Directed by: Dominic Sena
Produced by: Alex Gartner; Charles Roven
Screenplay by: Bragi F. Schut
Starring: Nicolas Cage; Ron Perlman; Claire Foy;
Music by: Atli Örvarsson
Cinematography: Amir Mokri
Release date(s): January 7, 2011
Running time: 98 minutes
Country: United States
Budget: US$40 million
Gross revenue: $81,127,228
Apparently, these days Hollywood actor Nicolas Cage would do any film offered to him. Once he was fantastic actor and a handsome man. Remember Raising Arizona? He won an Oscar for Leaving Las Vegas, and gave a stellar performance in Adaptation..
And now, he has been relegated to doing these CGI-enchanted "Sword and Sorcery" B-grade mishmashes. Last year, it was The Sorcerer’s Apprentice. This year so far, he has two such releases — Season of the Witch, where he is a mediaeval knight in a face-off with the Devil himself, and Drive Angry, where he is an escapee from hell to save his granddaughter from a Satanic cult.
Rumour as it that Season of the Witch was inspired by Ingmar Bergman’s classic The Seventh Seal, where a mediaeval knight meets Death in the plague-stricken countryside and invites him to a game of chess, as they grapple with the existential issues of faith and mortality. But Cage is no Max von Sydow. At best you can compare the film to the remake of another Bergman film, The Virgin Spring, into a Hollywood horror film, The Last House on the Left.
But you cannot really blame Season of the Witch. It doesn’t have any other ambitions than to be sword-and-sandal action fare. As the film opens, for a minute you think the film may offer you some rationale on the witchcraft issues. But no, the film takes witchcraft and witches very seriously and present them as very real. Indeed.
The story? The story is actually less heavy than the swords that the protagonist of the piece Behman (Cage) wields. He and his sidekick Felson (Ron Pearlman, yes the same guy who makes the Hellboy movies so wonderful, here invited to act in a few stunt scenes) are deserters from the Crusade since they had enough of the bloodshed and killing of the innocent. As they return home, they stop in a city ravaged by the plague. The cardinal (an unrecognisable Christopher “Dracula” Lee), who is dying, tell the strongmen that it’s all the handiwork of a witch who has been imprisoned. The only way to get rid of this plague is to take the witch to a remote monastery where she can be exorcised with the help of the last of copy of the book, ‘Keys of Soloman,’ which contains spells and incantations to defeat all evil. (In short, without the book, we are doomed.).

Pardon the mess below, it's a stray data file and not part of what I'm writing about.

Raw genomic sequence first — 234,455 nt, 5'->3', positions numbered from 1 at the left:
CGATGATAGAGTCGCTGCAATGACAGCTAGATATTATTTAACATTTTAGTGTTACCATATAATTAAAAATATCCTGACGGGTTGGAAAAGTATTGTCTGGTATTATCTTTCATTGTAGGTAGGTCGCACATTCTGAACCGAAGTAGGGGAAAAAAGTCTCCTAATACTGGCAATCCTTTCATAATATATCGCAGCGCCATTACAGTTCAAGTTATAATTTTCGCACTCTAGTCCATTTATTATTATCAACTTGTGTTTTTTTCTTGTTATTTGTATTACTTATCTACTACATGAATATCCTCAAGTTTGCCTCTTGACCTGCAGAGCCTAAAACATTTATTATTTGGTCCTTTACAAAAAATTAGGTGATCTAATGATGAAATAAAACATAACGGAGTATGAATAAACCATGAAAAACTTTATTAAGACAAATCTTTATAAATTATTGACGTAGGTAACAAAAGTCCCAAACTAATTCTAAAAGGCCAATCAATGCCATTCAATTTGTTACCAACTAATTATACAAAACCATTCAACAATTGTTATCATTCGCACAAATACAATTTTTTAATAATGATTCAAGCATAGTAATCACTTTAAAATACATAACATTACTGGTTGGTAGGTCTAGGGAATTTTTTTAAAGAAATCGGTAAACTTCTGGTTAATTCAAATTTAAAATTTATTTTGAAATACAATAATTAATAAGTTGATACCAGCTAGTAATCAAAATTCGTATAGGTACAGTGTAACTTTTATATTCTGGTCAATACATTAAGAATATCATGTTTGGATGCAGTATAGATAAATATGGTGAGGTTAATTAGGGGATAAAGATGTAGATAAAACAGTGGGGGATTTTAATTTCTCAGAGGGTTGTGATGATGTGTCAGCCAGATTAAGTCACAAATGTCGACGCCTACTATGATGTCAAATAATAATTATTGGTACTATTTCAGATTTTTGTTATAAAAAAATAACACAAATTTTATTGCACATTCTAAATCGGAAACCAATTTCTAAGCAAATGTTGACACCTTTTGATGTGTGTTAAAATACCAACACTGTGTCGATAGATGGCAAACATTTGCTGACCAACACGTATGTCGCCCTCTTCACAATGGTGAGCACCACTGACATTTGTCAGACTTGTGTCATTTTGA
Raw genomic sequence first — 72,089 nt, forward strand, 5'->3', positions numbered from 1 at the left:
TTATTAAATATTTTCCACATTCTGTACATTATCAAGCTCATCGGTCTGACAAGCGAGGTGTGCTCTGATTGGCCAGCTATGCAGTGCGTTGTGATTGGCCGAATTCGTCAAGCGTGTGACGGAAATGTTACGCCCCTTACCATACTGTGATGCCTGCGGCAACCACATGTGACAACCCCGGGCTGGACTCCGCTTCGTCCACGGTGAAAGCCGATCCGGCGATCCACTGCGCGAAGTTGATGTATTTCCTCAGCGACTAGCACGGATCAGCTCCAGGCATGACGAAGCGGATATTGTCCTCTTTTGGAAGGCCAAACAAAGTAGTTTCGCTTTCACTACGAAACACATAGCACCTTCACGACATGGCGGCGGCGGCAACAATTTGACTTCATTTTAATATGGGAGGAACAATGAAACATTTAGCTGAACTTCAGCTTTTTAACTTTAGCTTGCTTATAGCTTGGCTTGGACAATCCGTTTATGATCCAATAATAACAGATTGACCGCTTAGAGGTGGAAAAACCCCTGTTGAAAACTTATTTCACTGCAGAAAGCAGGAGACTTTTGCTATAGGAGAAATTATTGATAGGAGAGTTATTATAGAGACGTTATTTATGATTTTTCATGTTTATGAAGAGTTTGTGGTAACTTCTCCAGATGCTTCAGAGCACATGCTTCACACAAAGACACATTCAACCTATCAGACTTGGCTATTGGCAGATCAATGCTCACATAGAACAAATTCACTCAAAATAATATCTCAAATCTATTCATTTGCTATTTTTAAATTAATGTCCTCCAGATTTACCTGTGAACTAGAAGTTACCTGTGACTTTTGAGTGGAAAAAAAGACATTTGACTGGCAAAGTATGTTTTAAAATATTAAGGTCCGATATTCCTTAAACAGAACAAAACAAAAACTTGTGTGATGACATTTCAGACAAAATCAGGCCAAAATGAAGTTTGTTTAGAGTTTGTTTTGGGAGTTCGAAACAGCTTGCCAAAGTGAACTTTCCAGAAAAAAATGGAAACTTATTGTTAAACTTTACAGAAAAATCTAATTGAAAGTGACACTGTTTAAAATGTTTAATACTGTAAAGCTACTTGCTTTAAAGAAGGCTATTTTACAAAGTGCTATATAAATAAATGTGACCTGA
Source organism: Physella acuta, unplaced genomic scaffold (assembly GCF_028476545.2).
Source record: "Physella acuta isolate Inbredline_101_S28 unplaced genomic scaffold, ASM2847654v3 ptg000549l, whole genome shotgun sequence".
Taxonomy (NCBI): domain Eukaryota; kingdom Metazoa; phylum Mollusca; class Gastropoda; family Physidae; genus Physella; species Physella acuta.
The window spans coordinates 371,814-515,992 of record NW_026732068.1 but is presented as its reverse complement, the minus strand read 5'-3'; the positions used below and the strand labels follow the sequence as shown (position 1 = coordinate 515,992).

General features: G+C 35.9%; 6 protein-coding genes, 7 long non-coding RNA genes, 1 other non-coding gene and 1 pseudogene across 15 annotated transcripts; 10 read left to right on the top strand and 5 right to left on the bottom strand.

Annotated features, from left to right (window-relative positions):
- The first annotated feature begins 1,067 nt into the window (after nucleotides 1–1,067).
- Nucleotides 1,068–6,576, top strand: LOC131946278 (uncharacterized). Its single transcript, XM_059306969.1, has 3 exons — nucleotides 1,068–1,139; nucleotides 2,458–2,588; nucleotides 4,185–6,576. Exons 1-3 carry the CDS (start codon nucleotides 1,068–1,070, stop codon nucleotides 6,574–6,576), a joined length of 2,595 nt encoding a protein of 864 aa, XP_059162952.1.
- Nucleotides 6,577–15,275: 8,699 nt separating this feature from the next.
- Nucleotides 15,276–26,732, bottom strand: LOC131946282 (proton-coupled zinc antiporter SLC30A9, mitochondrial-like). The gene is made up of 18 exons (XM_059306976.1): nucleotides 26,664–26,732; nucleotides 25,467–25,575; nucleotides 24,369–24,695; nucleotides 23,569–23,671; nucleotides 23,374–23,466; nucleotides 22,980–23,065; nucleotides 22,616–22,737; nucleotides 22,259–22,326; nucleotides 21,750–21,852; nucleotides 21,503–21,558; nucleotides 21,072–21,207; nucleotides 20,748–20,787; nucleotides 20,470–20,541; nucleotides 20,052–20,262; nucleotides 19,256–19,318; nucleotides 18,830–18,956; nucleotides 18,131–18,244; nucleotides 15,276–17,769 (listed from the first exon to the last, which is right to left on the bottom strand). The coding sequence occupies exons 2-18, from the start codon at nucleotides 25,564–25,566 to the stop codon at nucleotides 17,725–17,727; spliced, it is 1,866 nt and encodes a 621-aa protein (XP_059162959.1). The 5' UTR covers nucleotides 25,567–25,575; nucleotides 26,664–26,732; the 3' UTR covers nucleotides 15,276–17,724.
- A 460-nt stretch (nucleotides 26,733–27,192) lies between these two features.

Our heroes obviously agree to escort the witch, otherwise we will have no film. They are accompanied by a nobleman, a priest, a young apprentice, and a swindler, not to mention the witch herself, a motley group, so to speak. The stage is set for action and adventure, which you get in good measures, and average computer graphics — there are shadows, a broken bridge, and wolves, and a few deaths.
Finally, we arrive at the monastery. Till here, the film was still making some sense, with the witch playing tricks with the minds of her captors, and the cynic warrior Behman learning to navigate his emotions. Then Hollywood takes over, and everything goes to hell. I mean, when you have the Devil himself at your disposal, why do you need his sidekicks, right? And, mind you, Nick Cage can fight anything, including the Devil. Remember Ghost Rider?
Only that Ghost Rider looks like a masterpiece compared to this unnecessary witch-hunt.